During our trip to Northland over the Christmas break we were hoping to take in at least one overnight walk as it had been a few weeks since we had been out in the bush. Based on all my research the track that continued to come up on forums and reviews was Cape Brett Track.
Located in the beautiful Bay of Islands, this 16.3km (one way) track begins at Oke Bay in Rawhiti and ends below the lighthouse at the seaward end of the Cape Brett peninsula. Normally the one-way walk would take you 8hrs to complete, but having just come from sandboarding in Opononi that morning, we decided to fast track it to Deep Cove with a water taxi. Cutting off about 6hrs of walking, we landed on the shores after a quick 20min boat ride. The walk started immediately with an uphill climb and continued through native bush and regenerating forest until a clearing about 30mins in. Finally we were able to get a glimpse of the rugged coastlines and stunning views we had heard so much about!
While at the clearing we met a Canadian family who were visiting family over Christmas. They had come in from the start of the track so with over 6 hrs under their belt they were beginning to feel the fatigue set in. We chatted some more as we continued down the path, making several successive climbs and descents as we walked along the narrowing ridge line. I recall the skipper from the water taxi saying ‘You’re almost there when you’re feeling like you’re about to die’. When the path turned into a grueling, steep, relentless uphill – I knew we were close!
In the distance I could see a pole at the top of the ridgeline and knew it must mark something significant. Sure enough it was our sign of relief, as looking over the edge we could see the end of the peninsula. The last section of the path was very exposed, with steep drop-offs on either side leading to the ferocious waves below.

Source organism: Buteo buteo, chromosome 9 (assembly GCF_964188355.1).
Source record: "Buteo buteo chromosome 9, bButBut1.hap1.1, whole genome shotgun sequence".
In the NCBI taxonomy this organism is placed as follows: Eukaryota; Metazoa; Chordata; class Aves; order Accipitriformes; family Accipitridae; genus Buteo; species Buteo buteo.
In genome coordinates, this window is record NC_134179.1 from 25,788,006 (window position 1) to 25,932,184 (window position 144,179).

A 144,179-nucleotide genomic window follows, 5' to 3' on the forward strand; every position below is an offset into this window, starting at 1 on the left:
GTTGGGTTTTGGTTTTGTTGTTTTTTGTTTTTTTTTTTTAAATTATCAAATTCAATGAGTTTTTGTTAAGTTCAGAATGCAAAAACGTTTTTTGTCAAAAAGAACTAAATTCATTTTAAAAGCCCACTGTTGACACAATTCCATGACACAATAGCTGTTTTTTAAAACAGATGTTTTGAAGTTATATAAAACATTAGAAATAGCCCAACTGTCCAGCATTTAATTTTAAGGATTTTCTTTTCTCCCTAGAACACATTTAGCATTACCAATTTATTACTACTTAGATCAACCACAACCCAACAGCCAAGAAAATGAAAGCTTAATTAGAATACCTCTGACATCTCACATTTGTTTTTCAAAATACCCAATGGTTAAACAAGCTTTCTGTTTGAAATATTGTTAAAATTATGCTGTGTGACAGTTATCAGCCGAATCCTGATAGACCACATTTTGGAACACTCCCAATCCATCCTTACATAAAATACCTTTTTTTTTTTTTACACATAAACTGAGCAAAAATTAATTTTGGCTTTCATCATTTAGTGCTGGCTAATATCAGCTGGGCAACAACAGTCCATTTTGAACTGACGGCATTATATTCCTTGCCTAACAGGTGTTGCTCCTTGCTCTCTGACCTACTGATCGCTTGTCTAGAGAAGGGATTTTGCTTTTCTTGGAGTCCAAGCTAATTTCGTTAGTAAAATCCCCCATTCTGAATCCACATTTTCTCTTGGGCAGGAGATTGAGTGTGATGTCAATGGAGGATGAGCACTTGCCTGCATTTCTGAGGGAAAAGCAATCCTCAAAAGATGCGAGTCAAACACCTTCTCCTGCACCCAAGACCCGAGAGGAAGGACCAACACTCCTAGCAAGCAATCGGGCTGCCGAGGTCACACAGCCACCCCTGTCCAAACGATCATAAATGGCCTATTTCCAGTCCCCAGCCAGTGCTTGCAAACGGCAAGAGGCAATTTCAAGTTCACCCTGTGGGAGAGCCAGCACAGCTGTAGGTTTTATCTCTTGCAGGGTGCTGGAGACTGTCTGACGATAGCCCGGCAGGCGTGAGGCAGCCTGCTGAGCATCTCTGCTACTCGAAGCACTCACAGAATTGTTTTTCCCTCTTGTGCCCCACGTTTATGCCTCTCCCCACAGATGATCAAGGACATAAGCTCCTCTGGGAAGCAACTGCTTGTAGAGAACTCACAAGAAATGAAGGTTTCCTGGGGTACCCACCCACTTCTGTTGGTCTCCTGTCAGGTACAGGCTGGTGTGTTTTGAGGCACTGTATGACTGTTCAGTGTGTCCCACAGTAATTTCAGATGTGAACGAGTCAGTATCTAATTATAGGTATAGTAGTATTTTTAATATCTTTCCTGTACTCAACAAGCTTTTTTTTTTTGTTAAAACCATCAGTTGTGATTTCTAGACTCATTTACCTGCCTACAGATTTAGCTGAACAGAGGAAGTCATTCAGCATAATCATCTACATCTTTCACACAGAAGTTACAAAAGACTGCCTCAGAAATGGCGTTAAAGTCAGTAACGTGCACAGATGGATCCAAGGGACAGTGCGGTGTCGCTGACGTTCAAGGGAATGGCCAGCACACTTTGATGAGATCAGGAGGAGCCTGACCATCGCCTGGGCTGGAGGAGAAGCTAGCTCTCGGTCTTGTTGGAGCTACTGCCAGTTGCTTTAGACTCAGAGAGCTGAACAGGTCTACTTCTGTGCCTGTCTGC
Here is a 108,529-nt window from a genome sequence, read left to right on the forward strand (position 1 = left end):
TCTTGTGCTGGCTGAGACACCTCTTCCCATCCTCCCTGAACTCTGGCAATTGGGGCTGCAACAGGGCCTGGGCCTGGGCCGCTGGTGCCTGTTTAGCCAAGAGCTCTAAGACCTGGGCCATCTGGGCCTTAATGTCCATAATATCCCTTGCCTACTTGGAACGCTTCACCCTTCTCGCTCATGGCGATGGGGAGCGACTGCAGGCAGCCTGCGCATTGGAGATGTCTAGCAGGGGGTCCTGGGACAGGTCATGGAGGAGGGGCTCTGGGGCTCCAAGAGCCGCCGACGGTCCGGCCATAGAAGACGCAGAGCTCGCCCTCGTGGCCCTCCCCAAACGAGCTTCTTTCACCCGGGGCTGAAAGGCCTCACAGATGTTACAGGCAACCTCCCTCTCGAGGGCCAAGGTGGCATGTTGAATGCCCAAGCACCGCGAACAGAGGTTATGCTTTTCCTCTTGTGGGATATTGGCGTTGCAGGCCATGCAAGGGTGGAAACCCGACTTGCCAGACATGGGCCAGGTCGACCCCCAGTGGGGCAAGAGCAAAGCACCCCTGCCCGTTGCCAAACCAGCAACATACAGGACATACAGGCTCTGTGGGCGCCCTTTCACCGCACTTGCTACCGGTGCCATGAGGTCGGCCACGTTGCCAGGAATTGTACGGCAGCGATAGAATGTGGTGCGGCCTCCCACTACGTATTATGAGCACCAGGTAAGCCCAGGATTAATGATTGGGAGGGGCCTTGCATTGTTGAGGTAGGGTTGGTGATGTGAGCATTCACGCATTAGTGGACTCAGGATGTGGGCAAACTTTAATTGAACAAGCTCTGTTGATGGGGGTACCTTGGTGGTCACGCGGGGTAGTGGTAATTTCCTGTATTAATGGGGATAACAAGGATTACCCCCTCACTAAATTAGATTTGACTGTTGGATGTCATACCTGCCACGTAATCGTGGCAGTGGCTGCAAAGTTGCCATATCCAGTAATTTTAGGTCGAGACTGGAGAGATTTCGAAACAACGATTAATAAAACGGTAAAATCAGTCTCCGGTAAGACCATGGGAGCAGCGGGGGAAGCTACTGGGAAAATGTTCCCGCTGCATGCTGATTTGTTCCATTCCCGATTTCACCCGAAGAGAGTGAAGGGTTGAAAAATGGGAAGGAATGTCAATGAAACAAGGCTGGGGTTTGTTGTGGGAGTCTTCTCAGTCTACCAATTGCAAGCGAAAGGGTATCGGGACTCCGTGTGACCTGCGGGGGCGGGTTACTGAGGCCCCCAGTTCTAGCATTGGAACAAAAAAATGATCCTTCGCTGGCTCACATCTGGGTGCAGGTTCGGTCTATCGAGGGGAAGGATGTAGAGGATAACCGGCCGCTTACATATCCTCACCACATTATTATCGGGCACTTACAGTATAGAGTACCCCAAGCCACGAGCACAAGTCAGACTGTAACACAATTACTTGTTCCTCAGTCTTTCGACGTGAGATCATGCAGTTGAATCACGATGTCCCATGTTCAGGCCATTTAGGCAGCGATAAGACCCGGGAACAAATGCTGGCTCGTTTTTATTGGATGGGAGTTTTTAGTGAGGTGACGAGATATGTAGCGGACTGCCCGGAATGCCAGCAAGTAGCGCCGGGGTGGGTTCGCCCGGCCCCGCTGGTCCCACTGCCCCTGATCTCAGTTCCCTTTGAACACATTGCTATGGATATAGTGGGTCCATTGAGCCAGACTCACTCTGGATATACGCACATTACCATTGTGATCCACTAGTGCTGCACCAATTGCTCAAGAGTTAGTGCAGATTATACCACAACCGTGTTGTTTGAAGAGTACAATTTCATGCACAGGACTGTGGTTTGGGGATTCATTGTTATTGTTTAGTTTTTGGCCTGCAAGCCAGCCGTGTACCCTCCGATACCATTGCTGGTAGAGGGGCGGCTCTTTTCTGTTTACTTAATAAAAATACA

As we crossed the last ridgeline we could finally see the famous Cape Brett Lighthouse. First lit in 1910 it was a beacon for vessels for nearly 70 years before being decommissioned. In that time nearly 100 lighthouse keepers looked after the station and lived on the lighthouse settlement that consisted of 3 identical houses. The only one of it’s type remaining in Northland, the last remaining lighthouse keepers house is now commissioned as a Department of Conservation hut for trampers along the track. Nestled into the hill just below the lighthouse, it has a spectacular view of ocean.
After claiming a bunk and dropping the rest of our gear, Jordan and I went off to explore the area. Making our way towards the water below, we climbed down the cement steps towards and old dock – remnants of the village that once was. Down at the waters edge there was a group of guys fishing for their dinner who were also staying the night at the hut.
Moving along towards the other side of the coast we decided to sit and enjoy the view of the crashing waves against the rugged New Zealand coastline. Since we knew this would be just a short overnight hike, we decided to bring ALL the camera gear we own. That included the motion controlled slider Jordan had been dying to truly try out and this looked like a perfect spot for it.